Advocate editorial board opinion: Project will mean great savings for many homeowners
By the Advocate Editorial Board
Feb. 9, 2012 at 6 p.m.
Updated Feb. 9, 2012 at 8:10 p.m.
Beautiful. That word is the best way to describe the Lone Tree Channel Improvement and Detention Facility because it is all about improving the quality of life for residents in Victoria.
Completed in two phases, the $10 million project funded through general obligation bonds in 2000, was completed in 2009. Now, because of the improvements, more than 400 homes will eventually be moved out of the floodplain, saving those homeowners significant amounts of money, according to John Kaminski, the city's Developmental Services director.
So what is the project? Phase 1, which began in June 2005, involved digging a detention facility for Lone Tree Creek. "Basically, it's a big hole in the ground," Kaminski said. The facility is between the Tangerine and Tanglewood subdivisions, where the city's new park is being developed. And an earthen dam at the south end of the property also would help to contain storm water.
"You can only see the dam if you are on the property," Kaminski said.
"It was designed to hold storm water that would eventually be released through a series of pipes to go downstream. This would minimize flooding," Kaminski said.
The earth removed for the detention facility was considered spoil, and the removal of that dirt would have cost the city a lot of money. However, the Texas Department of Transportation took the dirt for the the Navarro-Stockbauer overpass.
"That saved the city a lot of money. The city didn't have to hire somebody to remove the spoil," Kaminski said.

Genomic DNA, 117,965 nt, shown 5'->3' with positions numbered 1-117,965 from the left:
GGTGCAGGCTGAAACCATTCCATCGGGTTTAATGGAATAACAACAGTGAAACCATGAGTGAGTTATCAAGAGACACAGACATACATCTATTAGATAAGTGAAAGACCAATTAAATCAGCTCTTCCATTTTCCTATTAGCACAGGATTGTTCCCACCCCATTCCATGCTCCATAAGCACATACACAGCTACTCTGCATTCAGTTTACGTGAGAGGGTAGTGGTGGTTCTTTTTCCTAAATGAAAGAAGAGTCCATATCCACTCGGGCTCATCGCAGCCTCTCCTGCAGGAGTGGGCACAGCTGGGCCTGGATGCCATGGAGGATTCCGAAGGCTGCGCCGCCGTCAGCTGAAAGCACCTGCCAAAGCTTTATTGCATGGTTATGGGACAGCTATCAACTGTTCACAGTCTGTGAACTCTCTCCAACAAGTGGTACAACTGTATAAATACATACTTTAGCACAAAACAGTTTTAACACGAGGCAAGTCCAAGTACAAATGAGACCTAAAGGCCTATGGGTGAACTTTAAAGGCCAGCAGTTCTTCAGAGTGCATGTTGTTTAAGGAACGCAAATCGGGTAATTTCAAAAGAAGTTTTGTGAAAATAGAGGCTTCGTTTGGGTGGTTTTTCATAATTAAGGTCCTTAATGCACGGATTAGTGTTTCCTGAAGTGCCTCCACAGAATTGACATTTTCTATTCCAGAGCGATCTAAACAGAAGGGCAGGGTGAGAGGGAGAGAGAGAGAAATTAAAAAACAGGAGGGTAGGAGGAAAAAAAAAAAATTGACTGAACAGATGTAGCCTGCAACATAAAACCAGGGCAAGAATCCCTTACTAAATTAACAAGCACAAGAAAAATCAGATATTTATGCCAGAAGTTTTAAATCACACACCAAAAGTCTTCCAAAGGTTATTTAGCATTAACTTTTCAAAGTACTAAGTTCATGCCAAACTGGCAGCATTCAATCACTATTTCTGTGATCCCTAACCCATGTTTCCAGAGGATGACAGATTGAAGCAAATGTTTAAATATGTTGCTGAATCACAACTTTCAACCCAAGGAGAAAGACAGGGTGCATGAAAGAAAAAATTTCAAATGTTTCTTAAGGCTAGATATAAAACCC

Phase 2 of the project involved deepening and widening Lone Tree Creek from Airline Road to John Stockbauer Drive, again to decrease the chances of flooding.
When the project was completed in 2009, work on drawing maps that remove homes - primarily in the Inwood Terrace neighborhood, north of Miori Lane and west of Lone Tree Creek - from the flood plain ensued.
The new maps would be an amendment to Federal Emergency Management Agency's current maps.
"They've already published preliminary maps." Kaminiski said. He added that a public comment period will end March 9, which would be followed by official FEMA approval of the maps in November or December. Once the maps are official, homeowners can save money by not buying flood insurance - an expense that can be as much as about $900 a year.
We think the savings for residents is fantastic. And, of course, lessening the changes of flooding in Victoria is a great plus for the city And this area is now open for new development.
"It's something the city is doing to benefit the citizens," Kaminski said.
We praise this project and its promising outcome. And we urge the city to engage in more projects like this one.
This editorial reflects the views of the Victoria Advocate's editorial board.